Sunday, April 18, 2010

Thou Shalt Not Infringe Intellectual Properties

I was at the Lupa Zoo last weekend, which was a lot of fun. It's always a pleasure to see and feed exotic animals. Stationed throughout the zoo were boxes with bags of peanuts and crackers. There was a little sign asking for $2 or $5 (depending on size), and informing us "Don't Steal." The honor system was at work.

What's interesting to me is that the food was ultimately destined for the animal's bellies, whether via my hand or some employee's. In a sense, we weren't buying the physical food, we were buying the experience of feeding the animals. The gift shop wasn't based on the honor system: there would be an actual, real expense to stealing a stuffed animal. The profit from the feed bags certainly helps keep the zoo going, but if an individual stole a bag who wouldn't have purchased one otherwise, the zoo doesn't really lose anything.

These economics are the same as noncommercial copyright violations (AKA piracy). And seeing the parallels has really convinced me that the honor system is best in both situations. The new Intellectual Property Czar had a request for comments recently, and the media industries weighed in with their hopes for our future: censorship of the Internet, spyware on our computers to detect any unethical behavior, federal cops enforcing these edicts. Free wifi spots will be a thing of the past. Youtube may be as well. For one thing, this opens us up for abuses (will the ability to freely spy on everything any American does with his computer be limited to downloading music? Australian censorship is already being used to prevent access to any information about euthanasia). But even if you trust our government, it legitimizes the actions of nations like Iran and China, who use this sort of information to capture and torture human rights activists.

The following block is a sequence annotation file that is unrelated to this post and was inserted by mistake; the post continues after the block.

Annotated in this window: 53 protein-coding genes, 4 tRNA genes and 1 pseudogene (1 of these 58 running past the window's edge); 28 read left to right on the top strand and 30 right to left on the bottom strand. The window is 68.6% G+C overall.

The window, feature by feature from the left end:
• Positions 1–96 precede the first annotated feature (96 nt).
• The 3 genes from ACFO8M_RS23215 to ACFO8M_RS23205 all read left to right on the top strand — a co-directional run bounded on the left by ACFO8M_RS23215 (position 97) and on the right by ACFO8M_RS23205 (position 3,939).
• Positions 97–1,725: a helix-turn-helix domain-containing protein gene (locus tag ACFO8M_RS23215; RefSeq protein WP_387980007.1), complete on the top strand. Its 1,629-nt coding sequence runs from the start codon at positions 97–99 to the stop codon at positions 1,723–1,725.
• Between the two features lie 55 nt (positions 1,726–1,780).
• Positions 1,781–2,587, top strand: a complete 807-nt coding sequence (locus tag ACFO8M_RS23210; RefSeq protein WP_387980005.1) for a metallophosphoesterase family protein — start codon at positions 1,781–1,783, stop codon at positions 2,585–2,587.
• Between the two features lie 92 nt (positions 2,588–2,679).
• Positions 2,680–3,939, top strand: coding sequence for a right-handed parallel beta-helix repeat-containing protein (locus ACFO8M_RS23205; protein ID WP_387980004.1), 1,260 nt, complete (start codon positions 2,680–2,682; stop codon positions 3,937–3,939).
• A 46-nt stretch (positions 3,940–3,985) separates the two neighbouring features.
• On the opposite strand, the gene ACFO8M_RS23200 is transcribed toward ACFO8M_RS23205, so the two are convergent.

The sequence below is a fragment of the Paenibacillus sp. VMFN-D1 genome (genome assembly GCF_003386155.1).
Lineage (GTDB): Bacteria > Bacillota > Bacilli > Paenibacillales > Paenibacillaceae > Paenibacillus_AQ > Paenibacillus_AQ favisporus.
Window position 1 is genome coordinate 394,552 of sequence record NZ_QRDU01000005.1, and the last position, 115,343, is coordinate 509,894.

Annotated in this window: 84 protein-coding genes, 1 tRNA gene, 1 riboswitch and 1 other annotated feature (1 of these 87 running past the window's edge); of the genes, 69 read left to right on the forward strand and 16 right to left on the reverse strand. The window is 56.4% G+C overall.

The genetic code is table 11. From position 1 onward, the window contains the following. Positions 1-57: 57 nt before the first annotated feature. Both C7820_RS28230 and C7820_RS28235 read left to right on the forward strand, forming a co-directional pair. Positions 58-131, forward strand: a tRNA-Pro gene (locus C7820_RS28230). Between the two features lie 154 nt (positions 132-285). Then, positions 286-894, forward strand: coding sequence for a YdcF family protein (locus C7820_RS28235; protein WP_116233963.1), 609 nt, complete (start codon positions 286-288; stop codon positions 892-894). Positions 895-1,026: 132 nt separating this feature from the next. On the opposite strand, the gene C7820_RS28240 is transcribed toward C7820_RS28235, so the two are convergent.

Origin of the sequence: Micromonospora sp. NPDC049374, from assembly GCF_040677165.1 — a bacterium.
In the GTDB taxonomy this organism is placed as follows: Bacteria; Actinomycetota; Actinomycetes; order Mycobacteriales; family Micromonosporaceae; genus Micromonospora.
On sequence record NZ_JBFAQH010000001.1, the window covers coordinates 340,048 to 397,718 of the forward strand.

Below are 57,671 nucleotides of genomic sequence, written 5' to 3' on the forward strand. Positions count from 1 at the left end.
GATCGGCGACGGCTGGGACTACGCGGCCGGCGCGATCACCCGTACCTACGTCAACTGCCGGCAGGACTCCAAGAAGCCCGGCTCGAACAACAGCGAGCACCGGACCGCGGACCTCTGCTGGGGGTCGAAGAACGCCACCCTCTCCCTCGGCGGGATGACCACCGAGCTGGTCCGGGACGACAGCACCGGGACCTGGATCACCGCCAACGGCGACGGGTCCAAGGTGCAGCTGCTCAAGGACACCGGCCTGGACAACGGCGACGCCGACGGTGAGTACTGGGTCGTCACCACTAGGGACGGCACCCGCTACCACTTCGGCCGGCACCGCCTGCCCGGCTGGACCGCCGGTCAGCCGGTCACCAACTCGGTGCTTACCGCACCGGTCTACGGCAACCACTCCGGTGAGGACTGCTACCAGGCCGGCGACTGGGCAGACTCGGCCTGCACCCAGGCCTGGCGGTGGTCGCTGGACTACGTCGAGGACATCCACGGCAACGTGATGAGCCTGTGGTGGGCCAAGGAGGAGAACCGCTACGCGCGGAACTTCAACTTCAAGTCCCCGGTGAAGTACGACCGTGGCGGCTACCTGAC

Groups like the RIAA and MPAA like to present our options as either accepting censorship and surveillance, or just letting our entertainment industries die. But the idea that laws are the only way to influence behavior is a scary one. If I hadn't paid for the bag of feed, I wouldn't have been fined $2 million. I've just been taught stealing is wrong, absent laws. Cigarette's are a bad choice, but we let people make that choice. Plenty feel premarital sex, or at the very least adultery, are wrong, but we don't punish either of those with fines or jail time. Adultery in particular seems far more hurtful to another human being then downloading music, but we don't legislate against it. Why?

Because we previously understood that it isn't the courts role to dish out vengeance for every little wrong. Especially when an action occurs between two consenting adults (as piracy does), the violations to our freedoms necessary to enforce the law are far too burdensome to be worthwhile. Instead, we have another tactic: we teach children the difference between right and wrong. How about instead of spying, censorship and lawsuits, we just teach our children how buying things lets the producers keep producing? And if the occasional free loader declines, or if a family struggling to feed themselves takes a movie they couldn't afford, or we download a movie because our original dvd has broken, who cares? Of the ten commandments, I only count three we legislate. Do business models deserve a place above the ten commandments?